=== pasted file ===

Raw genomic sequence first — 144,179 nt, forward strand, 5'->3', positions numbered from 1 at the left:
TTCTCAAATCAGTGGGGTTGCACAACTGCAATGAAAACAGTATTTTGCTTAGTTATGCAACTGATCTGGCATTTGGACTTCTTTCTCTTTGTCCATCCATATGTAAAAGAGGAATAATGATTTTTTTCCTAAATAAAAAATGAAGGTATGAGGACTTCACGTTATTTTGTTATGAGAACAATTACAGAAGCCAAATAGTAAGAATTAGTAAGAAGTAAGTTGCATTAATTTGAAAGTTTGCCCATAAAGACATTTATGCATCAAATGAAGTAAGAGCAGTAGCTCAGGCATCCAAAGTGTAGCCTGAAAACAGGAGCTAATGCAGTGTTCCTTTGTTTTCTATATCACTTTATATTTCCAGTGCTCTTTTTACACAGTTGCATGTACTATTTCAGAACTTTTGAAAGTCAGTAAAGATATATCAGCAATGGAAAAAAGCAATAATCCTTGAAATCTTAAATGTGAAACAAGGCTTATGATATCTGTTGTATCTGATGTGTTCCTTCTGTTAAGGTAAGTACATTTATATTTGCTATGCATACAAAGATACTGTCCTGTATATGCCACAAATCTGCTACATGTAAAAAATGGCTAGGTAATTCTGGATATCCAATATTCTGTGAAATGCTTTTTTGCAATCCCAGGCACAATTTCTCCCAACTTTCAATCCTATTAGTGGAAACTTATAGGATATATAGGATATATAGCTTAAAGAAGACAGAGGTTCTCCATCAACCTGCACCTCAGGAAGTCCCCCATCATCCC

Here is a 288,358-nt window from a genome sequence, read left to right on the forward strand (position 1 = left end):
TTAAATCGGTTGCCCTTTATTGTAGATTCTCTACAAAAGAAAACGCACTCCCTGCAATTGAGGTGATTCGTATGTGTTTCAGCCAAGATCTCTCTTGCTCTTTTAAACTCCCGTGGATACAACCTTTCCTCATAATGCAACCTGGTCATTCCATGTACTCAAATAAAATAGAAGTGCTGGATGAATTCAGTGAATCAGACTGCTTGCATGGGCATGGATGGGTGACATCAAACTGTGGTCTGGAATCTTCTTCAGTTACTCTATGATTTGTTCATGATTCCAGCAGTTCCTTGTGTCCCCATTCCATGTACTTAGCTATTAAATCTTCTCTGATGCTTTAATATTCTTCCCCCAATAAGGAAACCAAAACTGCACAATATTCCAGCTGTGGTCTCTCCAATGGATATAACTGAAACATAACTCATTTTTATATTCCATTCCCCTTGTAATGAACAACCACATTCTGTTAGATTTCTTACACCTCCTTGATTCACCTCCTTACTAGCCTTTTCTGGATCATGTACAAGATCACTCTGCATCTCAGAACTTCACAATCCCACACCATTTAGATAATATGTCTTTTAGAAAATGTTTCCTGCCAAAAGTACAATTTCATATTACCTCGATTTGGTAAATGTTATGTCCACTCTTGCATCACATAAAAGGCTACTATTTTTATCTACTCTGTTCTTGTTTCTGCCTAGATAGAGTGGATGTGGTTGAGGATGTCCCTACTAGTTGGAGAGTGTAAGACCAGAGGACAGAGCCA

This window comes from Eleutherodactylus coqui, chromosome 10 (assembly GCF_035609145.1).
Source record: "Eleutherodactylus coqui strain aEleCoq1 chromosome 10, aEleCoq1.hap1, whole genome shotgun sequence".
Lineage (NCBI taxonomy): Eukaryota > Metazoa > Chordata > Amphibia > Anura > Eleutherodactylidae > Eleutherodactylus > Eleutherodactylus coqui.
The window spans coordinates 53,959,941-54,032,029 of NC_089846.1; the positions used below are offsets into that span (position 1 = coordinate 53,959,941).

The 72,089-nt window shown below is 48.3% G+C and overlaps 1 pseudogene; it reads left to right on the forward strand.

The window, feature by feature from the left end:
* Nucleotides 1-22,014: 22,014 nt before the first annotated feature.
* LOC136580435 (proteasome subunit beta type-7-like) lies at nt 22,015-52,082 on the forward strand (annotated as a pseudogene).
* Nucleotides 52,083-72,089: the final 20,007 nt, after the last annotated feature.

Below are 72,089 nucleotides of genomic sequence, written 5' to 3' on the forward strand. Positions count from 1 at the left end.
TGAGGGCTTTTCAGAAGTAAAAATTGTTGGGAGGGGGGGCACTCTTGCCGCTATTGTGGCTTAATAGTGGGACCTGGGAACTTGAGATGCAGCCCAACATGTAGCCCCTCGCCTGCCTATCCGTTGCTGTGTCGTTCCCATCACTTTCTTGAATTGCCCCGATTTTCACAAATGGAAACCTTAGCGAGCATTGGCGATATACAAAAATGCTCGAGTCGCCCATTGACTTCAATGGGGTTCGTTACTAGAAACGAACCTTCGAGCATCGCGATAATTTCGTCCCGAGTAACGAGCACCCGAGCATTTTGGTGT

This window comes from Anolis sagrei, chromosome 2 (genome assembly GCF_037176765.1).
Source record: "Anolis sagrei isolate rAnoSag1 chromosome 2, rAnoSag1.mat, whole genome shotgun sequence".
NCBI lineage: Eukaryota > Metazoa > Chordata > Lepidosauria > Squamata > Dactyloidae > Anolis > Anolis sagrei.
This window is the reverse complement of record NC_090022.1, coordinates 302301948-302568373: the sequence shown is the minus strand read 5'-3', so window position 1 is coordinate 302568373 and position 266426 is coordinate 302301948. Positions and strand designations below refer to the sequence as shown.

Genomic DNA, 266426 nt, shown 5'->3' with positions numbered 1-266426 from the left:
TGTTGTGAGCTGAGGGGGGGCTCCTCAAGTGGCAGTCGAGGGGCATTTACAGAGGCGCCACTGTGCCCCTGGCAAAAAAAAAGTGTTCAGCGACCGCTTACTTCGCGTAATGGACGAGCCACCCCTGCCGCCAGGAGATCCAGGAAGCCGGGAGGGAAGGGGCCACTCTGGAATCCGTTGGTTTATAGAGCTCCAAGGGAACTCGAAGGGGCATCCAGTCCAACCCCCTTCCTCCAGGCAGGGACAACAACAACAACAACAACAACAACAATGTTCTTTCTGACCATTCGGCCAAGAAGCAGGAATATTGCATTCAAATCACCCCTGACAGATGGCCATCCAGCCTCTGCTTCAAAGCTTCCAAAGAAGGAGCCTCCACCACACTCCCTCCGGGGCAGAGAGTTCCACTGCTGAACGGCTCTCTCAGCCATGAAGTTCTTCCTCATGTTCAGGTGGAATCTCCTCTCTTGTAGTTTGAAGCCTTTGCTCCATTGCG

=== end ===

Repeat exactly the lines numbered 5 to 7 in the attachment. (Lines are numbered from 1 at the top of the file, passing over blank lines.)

This window comes from Eleutherodactylus coqui, chromosome 10 (assembly GCF_035609145.1).
Source record: "Eleutherodactylus coqui strain aEleCoq1 chromosome 10, aEleCoq1.hap1, whole genome shotgun sequence".
Lineage (NCBI taxonomy): Eukaryota > Metazoa > Chordata > Amphibia > Anura > Eleutherodactylidae > Eleutherodactylus > Eleutherodactylus coqui.